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6 March 2014 1:04 pm ,
Vol. 343 ,
Magdalena Koziol, a former postdoc at Yale University, was the victim of scientific sabotage. Now, she is suing the...
Antiretroviral drugs can protect people from becoming infected by HIV. But so-called pre-exposure prophylaxis, or PrEP...
Two studies show that eating a diet low in protein and high in carbohydrates is linked to a longer, healthier life, and...
Considered an icon of conservation science, researchers at World Wildlife Fund (WWF) headquarters in Washington, D.C.,...
The new atlas, which shows the distribution of important trace metals and other substances, is the first product of...
Early in April, the first of a fleet of environmental monitoring satellites will lift off from Europe's spaceport in...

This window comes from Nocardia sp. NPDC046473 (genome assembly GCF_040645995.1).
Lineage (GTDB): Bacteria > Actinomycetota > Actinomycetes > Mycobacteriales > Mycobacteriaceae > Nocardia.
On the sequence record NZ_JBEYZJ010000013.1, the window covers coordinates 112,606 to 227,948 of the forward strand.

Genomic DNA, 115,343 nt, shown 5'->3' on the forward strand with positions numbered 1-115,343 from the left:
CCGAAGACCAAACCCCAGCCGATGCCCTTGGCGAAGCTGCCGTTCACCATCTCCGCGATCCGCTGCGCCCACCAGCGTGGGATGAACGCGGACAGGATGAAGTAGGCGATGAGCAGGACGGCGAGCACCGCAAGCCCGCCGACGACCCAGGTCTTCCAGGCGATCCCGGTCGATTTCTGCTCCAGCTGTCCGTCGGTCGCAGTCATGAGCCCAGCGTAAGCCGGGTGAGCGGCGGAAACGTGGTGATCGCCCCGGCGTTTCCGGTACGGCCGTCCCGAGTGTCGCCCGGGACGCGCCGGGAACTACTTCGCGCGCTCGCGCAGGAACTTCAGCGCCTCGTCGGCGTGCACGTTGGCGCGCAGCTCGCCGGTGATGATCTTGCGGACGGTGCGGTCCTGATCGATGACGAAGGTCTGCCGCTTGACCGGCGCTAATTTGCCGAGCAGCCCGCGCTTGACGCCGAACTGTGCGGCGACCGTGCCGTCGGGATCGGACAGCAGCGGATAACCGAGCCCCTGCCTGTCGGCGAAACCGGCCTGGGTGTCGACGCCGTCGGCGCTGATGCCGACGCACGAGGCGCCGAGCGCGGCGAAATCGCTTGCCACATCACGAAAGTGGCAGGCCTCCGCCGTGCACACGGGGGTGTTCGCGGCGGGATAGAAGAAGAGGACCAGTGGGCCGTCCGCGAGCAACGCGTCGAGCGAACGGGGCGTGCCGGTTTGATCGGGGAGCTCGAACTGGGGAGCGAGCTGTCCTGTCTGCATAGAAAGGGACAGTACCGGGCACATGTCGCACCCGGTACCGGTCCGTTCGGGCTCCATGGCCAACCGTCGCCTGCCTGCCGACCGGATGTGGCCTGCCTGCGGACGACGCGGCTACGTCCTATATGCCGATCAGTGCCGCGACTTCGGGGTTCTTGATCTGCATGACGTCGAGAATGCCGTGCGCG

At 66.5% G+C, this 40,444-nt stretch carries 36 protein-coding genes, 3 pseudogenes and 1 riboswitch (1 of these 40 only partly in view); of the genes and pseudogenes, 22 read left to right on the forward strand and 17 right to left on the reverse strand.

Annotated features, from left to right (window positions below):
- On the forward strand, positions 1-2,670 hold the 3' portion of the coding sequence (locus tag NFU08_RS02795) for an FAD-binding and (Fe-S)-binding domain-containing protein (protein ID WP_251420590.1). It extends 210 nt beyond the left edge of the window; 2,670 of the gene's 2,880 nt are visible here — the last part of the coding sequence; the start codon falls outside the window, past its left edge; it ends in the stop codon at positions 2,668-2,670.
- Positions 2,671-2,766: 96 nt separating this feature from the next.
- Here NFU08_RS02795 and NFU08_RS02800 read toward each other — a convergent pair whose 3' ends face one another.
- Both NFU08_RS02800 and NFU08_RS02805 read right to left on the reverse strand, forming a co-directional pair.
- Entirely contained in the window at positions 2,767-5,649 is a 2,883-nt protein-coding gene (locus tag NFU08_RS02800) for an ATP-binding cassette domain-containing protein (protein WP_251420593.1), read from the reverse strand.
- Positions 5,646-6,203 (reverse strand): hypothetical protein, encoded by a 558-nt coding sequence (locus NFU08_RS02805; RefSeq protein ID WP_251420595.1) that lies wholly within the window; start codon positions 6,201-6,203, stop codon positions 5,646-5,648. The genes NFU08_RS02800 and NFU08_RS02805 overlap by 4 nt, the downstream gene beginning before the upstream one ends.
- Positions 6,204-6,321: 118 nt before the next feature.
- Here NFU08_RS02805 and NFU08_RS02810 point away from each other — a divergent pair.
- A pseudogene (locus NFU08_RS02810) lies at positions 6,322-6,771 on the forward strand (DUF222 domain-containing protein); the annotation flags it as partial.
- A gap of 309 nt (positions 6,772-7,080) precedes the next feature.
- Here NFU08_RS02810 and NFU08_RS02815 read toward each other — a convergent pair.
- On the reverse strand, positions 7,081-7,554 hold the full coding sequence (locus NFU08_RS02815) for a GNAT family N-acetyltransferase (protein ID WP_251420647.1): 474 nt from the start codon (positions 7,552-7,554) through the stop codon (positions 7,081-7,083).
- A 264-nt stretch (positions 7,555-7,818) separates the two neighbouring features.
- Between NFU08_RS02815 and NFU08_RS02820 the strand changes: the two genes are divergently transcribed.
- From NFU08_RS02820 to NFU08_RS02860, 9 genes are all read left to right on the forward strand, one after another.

Since 2000, U.S. government health research agencies have spent almost $1 billion on an effort to churn out thousands...
- 6 March 2014 1:04 pm , Vol. 343 , #6175
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Video: Cricket Weapon Doubles as Mate Catcher
15 November 2011 1:50 pm
Camel crickets (Pristoceuthophilus marmoratus) use the same appendage to make love and war. The wingless southern California insects battle other males by clamping them between their modified hind legs, which carry two large spines (see video). When the fighting is over, the crickets use the same appendage to grab and hold females for mating, researchers report online this month in Ethology. Males preferentially employ the tactic on non-virgin females, who don't show as much interest in mating as virgin females. That helps them increase their mating success, with both willing and unwilling females.
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